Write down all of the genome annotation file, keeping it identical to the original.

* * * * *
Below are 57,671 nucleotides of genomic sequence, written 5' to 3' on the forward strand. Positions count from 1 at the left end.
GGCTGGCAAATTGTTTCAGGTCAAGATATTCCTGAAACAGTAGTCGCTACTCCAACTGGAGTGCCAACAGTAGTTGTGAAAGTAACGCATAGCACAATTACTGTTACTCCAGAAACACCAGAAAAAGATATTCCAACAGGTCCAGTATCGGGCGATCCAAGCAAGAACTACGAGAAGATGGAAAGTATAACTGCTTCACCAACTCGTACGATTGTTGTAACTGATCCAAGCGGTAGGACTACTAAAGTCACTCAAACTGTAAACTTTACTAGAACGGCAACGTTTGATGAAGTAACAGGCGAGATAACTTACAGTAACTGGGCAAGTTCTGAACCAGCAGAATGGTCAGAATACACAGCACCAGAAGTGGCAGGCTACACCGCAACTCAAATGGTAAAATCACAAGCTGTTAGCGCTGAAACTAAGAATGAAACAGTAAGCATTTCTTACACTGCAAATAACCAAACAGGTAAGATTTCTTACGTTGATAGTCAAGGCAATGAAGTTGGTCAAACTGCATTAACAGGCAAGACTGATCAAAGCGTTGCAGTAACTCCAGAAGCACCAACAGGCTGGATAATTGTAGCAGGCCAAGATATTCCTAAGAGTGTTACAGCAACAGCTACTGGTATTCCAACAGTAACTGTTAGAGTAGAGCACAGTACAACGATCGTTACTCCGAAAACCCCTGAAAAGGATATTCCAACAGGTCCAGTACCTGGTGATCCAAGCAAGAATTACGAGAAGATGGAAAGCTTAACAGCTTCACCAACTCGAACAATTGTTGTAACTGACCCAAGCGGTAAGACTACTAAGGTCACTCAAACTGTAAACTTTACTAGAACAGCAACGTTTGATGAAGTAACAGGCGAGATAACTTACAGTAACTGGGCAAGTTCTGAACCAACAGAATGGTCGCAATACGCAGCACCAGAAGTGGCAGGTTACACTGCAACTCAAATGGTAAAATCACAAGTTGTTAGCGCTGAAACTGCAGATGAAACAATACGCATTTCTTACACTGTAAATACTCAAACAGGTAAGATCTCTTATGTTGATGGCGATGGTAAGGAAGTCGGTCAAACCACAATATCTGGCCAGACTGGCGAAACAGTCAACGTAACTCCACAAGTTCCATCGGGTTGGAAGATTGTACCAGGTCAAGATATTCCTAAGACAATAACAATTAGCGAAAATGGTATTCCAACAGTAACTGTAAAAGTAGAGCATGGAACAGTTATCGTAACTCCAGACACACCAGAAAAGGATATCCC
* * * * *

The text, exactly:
Below are 57,671 nucleotides of genomic sequence, written 5' to 3' on the forward strand. Positions count from 1 at the left end.
GGCTGGCAAATTGTTTCAGGTCAAGATATTCCTGAAACAGTAGTCGCTACTCCAACTGGAGTGCCAACAGTAGTTGTGAAAGTAACGCATAGCACAATTACTGTTACTCCAGAAACACCAGAAAAAGATATTCCAACAGGTCCAGTATCGGGCGATCCAAGCAAGAACTACGAGAAGATGGAAAGTATAACTGCTTCACCAACTCGTACGATTGTTGTAACTGATCCAAGCGGTAGGACTACTAAAGTCACTCAAACTGTAAACTTTACTAGAACGGCAACGTTTGATGAAGTAACAGGCGAGATAACTTACAGTAACTGGGCAAGTTCTGAACCAGCAGAATGGTCAGAATACACAGCACCAGAAGTGGCAGGCTACACCGCAACTCAAATGGTAAAATCACAAGCTGTTAGCGCTGAAACTAAGAATGAAACAGTAAGCATTTCTTACACTGCAAATAACCAAACAGGTAAGATTTCTTACGTTGATAGTCAAGGCAATGAAGTTGGTCAAACTGCATTAACAGGCAAGACTGATCAAAGCGTTGCAGTAACTCCAGAAGCACCAACAGGCTGGATAATTGTAGCAGGCCAAGATATTCCTAAGAGTGTTACAGCAACAGCTACTGGTATTCCAACAGTAACTGTTAGAGTAGAGCACAGTACAACGATCGTTACTCCGAAAACCCCTGAAAAGGATATTCCAACAGGTCCAGTACCTGGTGATCCAAGCAAGAATTACGAGAAGATGGAAAGCTTAACAGCTTCACCAACTCGAACAATTGTTGTAACTGACCCAAGCGGTAAGACTACTAAGGTCACTCAAACTGTAAACTTTACTAGAACAGCAACGTTTGATGAAGTAACAGGCGAGATAACTTACAGTAACTGGGCAAGTTCTGAACCAACAGAATGGTCGCAATACGCAGCACCAGAAGTGGCAGGTTACACTGCAACTCAAATGGTAAAATCACAAGTTGTTAGCGCTGAAACTGCAGATGAAACAATACGCATTTCTTACACTGTAAATACTCAAACAGGTAAGATCTCTTATGTTGATGGCGATGGTAAGGAAGTCGGTCAAACCACAATATCTGGCCAGACTGGCGAAACAGTCAACGTAACTCCACAAGTTCCATCGGGTTGGAAGATTGTACCAGGTCAAGATATTCCTAAGACAATAACAATTAGCGAAAATGGTATTCCAACAGTAACTGTAAAAGTAGAGCATGGAACAGTTATCGTAACTCCAGACACACCAGAAAAGGATATCCC